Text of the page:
ballet is not all sparkling tutus and pirouettes


photo by brianna phillips // model: lalah brown

Last year, “balletcore” was all over TikTok with some people using ballet rehearsal uniforms as everyday wear. Even those who weren’t ballerinas joined in the trend. This romanticization of ballet is nothing new. From an outside perspective, it is easy to only see the beauty of it: the sparkling tutus, the architectural beauty of the opera houses and the graceful dances. 


But dancers go through much more than physical pain to put on the show. From body dysmorphia to the pressure to be perfect, being a ballerina can be incredibly demanding and exhausting. One of the potential negative aspects of ballet on dancers’ mental health is the pressure to attain the “ideal body.” Beauty standards already exist in society, but they can be even harsher in the ballet world, said Christina Black, a junior theater major and dance minor at Kent State. 


According to a study conducted by J. Claire Gregory and Claudia G. Interiano-Shiverdecker with four previous professional ballet dancers and four current dancers, seven of them expressed they had issues with body image. All the dancers decided to remain anonymous. One of the former dancers said her time as a ballerina and being constantly judged by others had a negative impact on her mental health and she still can’t look at a mirror and not feel this judgment.  


Still, it seems to never be enough. One of the current dancers said he would go to the gym every day and still not be in “ballet shape.” This can cause many ballet dancers to develop mental health problems and eating disorders. 


Lalah Brown, a freshman dance major, explained that because of how technical ballet is, there are times when nothing feels right and no matter how good you are, it is never feels like enough. And then add to the mix mirrors everywhere. This scrutiny can have a huge impact on dancers’ mental health and how they view themselves. For Brown, “in ballet, what you consider flat, is huge.”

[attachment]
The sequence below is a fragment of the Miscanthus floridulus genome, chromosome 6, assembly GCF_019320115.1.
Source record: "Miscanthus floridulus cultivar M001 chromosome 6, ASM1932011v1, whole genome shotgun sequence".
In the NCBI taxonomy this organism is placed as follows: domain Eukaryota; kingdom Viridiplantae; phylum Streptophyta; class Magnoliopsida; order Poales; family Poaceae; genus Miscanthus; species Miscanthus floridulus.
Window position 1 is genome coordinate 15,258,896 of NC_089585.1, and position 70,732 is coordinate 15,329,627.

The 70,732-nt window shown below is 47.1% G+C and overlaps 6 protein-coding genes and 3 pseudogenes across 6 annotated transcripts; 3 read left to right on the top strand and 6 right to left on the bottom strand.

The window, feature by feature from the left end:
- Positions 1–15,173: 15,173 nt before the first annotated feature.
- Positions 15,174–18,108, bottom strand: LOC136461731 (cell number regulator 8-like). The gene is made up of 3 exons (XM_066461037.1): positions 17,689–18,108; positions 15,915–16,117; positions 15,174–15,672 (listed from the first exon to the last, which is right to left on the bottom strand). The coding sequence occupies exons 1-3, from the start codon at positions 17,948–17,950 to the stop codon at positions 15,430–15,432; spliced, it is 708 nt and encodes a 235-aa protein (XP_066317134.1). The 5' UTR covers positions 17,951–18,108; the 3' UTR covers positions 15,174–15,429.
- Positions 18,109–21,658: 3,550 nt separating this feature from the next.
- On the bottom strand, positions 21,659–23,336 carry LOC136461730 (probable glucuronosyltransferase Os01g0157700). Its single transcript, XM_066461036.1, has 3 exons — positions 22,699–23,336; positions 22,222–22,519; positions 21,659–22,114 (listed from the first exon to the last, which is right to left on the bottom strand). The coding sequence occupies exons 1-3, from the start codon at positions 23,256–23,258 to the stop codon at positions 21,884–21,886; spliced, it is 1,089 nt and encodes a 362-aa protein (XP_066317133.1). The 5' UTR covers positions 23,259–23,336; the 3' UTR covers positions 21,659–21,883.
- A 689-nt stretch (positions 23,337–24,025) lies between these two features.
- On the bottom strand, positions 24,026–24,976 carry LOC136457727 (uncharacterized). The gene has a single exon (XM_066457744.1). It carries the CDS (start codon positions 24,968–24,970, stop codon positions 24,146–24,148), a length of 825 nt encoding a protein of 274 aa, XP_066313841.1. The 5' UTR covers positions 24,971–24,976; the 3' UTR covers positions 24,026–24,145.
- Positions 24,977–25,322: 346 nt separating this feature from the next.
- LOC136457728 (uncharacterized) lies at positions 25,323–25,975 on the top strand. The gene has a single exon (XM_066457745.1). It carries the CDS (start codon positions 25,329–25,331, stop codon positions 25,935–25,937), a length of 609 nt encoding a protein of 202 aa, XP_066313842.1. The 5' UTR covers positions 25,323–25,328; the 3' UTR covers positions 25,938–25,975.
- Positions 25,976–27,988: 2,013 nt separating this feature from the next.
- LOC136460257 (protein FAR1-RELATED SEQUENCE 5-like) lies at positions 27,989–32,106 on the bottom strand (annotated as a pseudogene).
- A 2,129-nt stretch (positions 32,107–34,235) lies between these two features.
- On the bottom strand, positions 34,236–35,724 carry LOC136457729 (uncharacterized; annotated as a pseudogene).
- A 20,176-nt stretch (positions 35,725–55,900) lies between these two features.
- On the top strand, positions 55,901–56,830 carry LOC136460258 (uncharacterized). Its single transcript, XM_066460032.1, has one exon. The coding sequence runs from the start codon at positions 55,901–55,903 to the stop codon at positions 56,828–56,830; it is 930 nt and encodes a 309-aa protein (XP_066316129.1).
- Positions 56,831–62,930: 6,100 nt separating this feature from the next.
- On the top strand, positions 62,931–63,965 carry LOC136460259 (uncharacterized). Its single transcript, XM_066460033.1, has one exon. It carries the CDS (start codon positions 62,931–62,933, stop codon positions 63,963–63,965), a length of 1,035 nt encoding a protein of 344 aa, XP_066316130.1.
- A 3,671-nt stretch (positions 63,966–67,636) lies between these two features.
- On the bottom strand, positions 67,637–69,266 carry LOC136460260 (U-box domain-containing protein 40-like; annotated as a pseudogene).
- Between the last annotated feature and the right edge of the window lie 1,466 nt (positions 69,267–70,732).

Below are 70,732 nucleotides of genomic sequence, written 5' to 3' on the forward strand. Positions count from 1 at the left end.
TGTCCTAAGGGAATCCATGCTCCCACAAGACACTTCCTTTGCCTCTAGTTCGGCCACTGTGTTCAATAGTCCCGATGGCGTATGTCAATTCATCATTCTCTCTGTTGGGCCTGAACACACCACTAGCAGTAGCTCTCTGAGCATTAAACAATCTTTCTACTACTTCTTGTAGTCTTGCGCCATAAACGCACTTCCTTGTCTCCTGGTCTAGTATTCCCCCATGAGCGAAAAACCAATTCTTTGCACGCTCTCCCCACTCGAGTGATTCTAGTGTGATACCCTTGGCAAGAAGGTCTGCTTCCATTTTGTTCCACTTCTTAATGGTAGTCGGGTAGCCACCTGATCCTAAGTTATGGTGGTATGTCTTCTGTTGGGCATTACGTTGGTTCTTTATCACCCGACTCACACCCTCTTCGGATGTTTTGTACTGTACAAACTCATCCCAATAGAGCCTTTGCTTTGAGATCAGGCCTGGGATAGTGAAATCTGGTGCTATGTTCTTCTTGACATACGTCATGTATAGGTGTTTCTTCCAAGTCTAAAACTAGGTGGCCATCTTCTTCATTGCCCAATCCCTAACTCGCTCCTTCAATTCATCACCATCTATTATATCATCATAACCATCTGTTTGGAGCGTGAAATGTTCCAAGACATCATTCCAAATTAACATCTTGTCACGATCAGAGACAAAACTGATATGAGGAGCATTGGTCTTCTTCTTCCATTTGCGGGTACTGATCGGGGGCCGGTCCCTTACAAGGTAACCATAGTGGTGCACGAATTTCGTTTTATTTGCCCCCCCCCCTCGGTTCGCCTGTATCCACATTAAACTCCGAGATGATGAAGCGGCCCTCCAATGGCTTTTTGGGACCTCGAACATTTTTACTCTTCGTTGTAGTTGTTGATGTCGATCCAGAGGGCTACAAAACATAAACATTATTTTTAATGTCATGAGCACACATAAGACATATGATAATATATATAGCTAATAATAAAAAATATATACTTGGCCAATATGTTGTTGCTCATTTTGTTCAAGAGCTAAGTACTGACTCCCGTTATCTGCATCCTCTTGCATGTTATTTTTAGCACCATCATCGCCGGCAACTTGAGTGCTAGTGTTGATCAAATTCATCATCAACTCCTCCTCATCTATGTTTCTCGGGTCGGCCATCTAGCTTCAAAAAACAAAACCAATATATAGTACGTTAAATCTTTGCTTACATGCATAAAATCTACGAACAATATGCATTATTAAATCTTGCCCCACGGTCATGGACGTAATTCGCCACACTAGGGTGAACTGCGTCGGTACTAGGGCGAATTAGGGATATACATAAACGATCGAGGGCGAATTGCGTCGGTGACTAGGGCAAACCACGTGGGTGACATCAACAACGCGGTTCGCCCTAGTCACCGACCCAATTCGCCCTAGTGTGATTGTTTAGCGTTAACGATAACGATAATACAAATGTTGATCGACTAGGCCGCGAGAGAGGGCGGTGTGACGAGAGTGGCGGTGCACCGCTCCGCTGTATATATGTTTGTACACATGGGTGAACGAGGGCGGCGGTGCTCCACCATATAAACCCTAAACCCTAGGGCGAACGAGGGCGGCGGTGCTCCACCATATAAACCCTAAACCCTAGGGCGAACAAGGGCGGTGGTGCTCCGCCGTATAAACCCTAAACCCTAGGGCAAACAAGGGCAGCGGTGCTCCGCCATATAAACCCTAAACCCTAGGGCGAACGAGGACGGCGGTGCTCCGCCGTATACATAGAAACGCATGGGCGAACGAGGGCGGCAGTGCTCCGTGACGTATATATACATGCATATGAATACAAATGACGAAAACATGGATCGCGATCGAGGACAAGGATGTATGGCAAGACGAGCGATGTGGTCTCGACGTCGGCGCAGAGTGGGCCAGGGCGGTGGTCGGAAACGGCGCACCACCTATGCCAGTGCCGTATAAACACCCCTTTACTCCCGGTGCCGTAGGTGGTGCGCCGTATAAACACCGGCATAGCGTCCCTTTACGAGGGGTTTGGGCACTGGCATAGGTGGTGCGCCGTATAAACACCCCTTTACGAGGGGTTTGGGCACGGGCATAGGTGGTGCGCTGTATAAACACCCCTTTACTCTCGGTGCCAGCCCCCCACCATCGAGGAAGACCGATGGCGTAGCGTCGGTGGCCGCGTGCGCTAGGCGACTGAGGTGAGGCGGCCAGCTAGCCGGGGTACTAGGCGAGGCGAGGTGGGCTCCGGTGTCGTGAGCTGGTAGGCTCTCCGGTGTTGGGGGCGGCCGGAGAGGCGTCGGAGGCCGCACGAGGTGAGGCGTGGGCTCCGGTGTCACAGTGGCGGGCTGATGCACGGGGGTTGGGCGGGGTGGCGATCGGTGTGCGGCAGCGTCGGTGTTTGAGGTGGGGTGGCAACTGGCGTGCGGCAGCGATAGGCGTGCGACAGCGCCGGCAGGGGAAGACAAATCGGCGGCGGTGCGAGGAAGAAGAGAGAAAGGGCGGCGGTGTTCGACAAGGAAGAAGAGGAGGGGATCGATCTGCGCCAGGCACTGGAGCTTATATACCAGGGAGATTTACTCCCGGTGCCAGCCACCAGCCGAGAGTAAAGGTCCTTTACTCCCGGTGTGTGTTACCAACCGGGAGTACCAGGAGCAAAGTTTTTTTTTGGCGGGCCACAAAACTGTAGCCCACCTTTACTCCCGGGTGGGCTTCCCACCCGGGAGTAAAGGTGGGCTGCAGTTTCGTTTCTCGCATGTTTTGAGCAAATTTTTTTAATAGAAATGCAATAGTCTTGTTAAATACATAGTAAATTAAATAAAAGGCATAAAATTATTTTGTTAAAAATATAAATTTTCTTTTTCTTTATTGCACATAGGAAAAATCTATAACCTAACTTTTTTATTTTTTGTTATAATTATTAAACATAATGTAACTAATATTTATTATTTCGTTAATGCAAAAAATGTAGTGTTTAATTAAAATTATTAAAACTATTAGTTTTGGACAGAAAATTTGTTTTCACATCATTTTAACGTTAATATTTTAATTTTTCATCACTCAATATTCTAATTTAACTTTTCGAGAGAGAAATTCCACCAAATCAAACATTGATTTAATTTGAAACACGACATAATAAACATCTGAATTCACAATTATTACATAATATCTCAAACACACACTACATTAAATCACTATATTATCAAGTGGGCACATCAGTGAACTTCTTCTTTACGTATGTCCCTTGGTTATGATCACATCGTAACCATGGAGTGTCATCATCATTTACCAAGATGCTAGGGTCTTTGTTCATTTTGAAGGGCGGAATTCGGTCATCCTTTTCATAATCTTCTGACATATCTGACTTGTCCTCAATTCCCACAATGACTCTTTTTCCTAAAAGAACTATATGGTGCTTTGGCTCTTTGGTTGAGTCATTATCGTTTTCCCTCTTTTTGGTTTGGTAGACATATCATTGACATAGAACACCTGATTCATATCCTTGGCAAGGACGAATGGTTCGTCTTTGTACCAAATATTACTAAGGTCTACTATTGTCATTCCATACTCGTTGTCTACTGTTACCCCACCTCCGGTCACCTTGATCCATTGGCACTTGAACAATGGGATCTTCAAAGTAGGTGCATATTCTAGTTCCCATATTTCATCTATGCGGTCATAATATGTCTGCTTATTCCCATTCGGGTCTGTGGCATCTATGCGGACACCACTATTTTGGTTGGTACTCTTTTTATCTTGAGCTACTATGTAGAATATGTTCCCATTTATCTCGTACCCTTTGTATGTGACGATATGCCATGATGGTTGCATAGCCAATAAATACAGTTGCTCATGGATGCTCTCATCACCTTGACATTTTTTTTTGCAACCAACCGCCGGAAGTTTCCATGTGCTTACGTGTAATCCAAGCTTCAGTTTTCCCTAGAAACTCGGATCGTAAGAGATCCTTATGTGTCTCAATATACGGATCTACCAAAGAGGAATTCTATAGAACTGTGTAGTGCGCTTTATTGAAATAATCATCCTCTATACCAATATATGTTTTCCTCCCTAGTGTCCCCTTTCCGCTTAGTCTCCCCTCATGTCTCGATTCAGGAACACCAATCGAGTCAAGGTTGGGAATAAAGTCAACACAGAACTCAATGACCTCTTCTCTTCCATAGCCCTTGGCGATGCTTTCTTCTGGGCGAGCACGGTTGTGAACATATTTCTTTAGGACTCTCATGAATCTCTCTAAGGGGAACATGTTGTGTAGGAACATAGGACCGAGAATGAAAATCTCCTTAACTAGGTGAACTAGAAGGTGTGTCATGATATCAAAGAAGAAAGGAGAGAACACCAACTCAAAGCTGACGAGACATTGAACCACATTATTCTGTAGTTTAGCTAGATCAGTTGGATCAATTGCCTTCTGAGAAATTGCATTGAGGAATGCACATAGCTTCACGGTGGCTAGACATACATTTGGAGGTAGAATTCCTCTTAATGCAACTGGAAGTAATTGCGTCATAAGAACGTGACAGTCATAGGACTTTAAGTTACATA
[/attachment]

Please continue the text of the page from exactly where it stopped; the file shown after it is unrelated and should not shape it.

photo by brianna phillips // model: lalah brown

Another issue is the lack of diversity in the ballet world. Throughout history, Black people have been excluded from classical ballet by structural barriers as well as the white gaze being the standard to define beauty. There are so few ballet dancers in the corps de ballet because there is still a mindset that adding a “Black ballerina in the middle of a flock of white swans would somehow alter the harmony.” 


Until 2018, Black ballerinas had to paint their shoes brown so they would have pointe shoes that matched their skin tones. It took 200 years for brown point shoes to be produced in addition to white ones.


“As a short, brown ballerina, I had to not only face what my body looked like but also my skin tone. It’s like building blocks of trauma,” Brown said. 

photo by brianna phillips // model: lalah brown

It’s hard to tell if there has been some improvement in diversity. Brown said she has seen it, but she was not sure if it was for the right reasons. “A lot of companies have started adding Black and brown dancers in their companies as diversity numbers, and not just for their talent,” she said. 


Dancers may leave ballet, but it seems ballet doesn’t leave them. Black said body dysmorphia and the unhappiness with how she looks have stayed with her even if she doesn’t do ballet as much as she did in the past. Looking in the mirror is also a challenge, as ballerinas have to spend hours looking at their bodies and having their teachers telling them they should have a certain body, Black said.


Also, ballet requires extreme dedication and sacrifice. Dancers spend hours at the studio practicing and they may have to give up a lot of things in order to be good, Black said.


“I gave up all my social life for it. I lived at my dance studio. I lived and breathed ballet,” Black said. 


Still, ballet continues to be underappreciated. When people look at the dancers on their toes with such grace and naturality, it may look easy when it is the complete opposite. “This is such a mental and physical game,” Brown said. “A lot of people think we just get to twirl around, but they don’t see the in-between, they only see the final product.”


But Black doesn’t see the ballet industry as only negative since it teaches dancers how to have discipline and control over their bodies. Also, “being on stage, wearing the pretty costumes, you do feel pretty and accomplished,” she said. 


For Brown, the beauty is in how dancers make the audience feel, but “in rehearsals, in what people don’t see backstage, it’s blood, sweat and tears.” 

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Hi! I’m Catie Pusateri, A Magazine’s editor-in-chief. My staff and I are committed to bringing you the most important and entertaining news from the realms of fashion, beauty and culture. We are full-time students and hard-working journalists. While we get support from the student media fee and earned revenue such as advertising, both of those continue to decline. Your generous gift of any amount will help enhance our student experience as we grow into working professionals. Please go here to donate to A Magazine.